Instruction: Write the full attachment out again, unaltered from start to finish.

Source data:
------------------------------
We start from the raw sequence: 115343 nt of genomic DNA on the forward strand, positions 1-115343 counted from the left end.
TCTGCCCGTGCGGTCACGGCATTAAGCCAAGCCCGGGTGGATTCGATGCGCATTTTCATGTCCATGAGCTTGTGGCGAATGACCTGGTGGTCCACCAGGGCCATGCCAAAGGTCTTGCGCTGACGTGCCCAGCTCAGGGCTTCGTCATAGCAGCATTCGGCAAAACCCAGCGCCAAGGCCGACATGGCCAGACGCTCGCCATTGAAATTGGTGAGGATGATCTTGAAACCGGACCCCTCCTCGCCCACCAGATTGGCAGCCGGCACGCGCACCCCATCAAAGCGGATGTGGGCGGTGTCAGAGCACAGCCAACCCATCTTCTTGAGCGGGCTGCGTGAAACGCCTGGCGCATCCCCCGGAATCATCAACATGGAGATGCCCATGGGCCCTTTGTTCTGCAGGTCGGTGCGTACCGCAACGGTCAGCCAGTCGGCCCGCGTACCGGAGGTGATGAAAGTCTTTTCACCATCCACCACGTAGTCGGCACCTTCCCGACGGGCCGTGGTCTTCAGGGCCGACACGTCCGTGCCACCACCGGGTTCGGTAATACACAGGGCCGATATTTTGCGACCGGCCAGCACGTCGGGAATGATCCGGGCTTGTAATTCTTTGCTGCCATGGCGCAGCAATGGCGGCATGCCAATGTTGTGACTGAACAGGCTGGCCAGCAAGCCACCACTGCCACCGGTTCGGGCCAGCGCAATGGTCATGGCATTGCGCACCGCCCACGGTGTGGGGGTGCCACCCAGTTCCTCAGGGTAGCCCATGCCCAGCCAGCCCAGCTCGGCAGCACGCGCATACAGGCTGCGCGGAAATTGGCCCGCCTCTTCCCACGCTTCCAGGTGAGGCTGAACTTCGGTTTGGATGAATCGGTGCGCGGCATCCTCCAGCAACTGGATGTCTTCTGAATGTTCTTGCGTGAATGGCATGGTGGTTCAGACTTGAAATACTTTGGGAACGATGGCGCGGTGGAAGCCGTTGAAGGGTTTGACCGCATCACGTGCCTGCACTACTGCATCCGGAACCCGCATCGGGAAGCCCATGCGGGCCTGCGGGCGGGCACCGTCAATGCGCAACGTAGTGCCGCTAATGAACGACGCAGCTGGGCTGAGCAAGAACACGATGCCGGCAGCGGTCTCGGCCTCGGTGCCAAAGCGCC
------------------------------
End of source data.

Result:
We start from the raw sequence: 115343 nt of genomic DNA on the forward strand, positions 1-115343 counted from the left end.
TCTGCCCGTGCGGTCACGGCATTAAGCCAAGCCCGGGTGGATTCGATGCGCATTTTCATGTCCATGAGCTTGTGGCGAATGACCTGGTGGTCCACCAGGGCCATGCCAAAGGTCTTGCGCTGACGTGCCCAGCTCAGGGCTTCGTCATAGCAGCATTCGGCAAAACCCAGCGCCAAGGCCGACATGGCCAGACGCTCGCCATTGAAATTGGTGAGGATGATCTTGAAACCGGACCCCTCCTCGCCCACCAGATTGGCAGCCGGCACGCGCACCCCATCAAAGCGGATGTGGGCGGTGTCAGAGCACAGCCAACCCATCTTCTTGAGCGGGCTGCGTGAAACGCCTGGCGCATCCCCCGGAATCATCAACATGGAGATGCCCATGGGCCCTTTGTTCTGCAGGTCGGTGCGTACCGCAACGGTCAGCCAGTCGGCCCGCGTACCGGAGGTGATGAAAGTCTTTTCACCATCCACCACGTAGTCGGCACCTTCCCGACGGGCCGTGGTCTTCAGGGCCGACACGTCCGTGCCACCACCGGGTTCGGTAATACACAGGGCCGATATTTTGCGACCGGCCAGCACGTCGGGAATGATCCGGGCTTGTAATTCTTTGCTGCCATGGCGCAGCAATGGCGGCATGCCAATGTTGTGACTGAACAGGCTGGCCAGCAAGCCACCACTGCCACCGGTTCGGGCCAGCGCAATGGTCATGGCATTGCGCACCGCCCACGGTGTGGGGGTGCCACCCAGTTCCTCAGGGTAGCCCATGCCCAGCCAGCCCAGCTCGGCAGCACGCGCATACAGGCTGCGCGGAAATTGGCCCGCCTCTTCCCACGCTTCCAGGTGAGGCTGAACTTCGGTTTGGATGAATCGGTGCGCGGCATCCTCCAGCAACTGGATGTCTTCTGAATGTTCTTGCGTGAATGGCATGGTGGTTCAGACTTGAAATACTTTGGGAACGATGGCGCGGTGGAAGCCGTTGAAGGGTTTGACCGCATCACGTGCCTGCACTACTGCATCCGGAACCCGCATCGGGAAGCCCATGCGGGCCTGCGGGCGGGCACCGTCAATGCGCAACGTAGTGCCGCTAATGAACGACGCAGCTGGGCTGAGCAAGAACACGATGCCGGCAGCGGTCTCGGCCTCGGTGCCAAAGCGCC